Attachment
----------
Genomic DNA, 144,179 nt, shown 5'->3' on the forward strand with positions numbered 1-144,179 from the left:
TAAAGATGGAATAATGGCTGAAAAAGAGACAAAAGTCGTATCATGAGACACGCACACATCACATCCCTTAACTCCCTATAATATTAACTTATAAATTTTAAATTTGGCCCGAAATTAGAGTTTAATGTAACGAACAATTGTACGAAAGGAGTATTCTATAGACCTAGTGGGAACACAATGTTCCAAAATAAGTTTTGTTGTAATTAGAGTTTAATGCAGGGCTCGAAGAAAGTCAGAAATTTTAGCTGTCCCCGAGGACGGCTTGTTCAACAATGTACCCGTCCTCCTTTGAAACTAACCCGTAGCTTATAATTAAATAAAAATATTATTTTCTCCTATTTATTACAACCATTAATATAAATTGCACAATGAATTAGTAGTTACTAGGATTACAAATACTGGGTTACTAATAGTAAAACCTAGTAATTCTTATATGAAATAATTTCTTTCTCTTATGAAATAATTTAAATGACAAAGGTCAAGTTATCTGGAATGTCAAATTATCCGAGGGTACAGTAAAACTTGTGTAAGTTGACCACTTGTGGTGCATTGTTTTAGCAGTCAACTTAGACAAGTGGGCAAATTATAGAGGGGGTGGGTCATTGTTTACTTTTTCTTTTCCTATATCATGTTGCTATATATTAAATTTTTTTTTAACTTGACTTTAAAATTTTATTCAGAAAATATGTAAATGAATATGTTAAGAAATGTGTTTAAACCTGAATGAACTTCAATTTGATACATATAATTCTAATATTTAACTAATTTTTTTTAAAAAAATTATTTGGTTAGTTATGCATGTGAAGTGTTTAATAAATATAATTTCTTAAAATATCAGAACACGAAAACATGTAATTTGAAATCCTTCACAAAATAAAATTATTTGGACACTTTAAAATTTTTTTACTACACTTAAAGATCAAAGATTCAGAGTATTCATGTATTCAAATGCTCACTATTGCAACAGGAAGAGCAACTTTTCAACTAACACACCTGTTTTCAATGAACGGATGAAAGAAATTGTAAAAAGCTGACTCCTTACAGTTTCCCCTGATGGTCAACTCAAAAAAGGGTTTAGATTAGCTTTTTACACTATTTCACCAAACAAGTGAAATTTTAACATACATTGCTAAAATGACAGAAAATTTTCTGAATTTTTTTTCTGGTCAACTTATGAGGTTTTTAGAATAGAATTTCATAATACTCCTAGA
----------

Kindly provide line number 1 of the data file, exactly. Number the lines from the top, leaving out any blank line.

Genomic DNA, 144,179 nt, shown 5'->3' on the forward strand with positions numbered 1-144,179 from the left: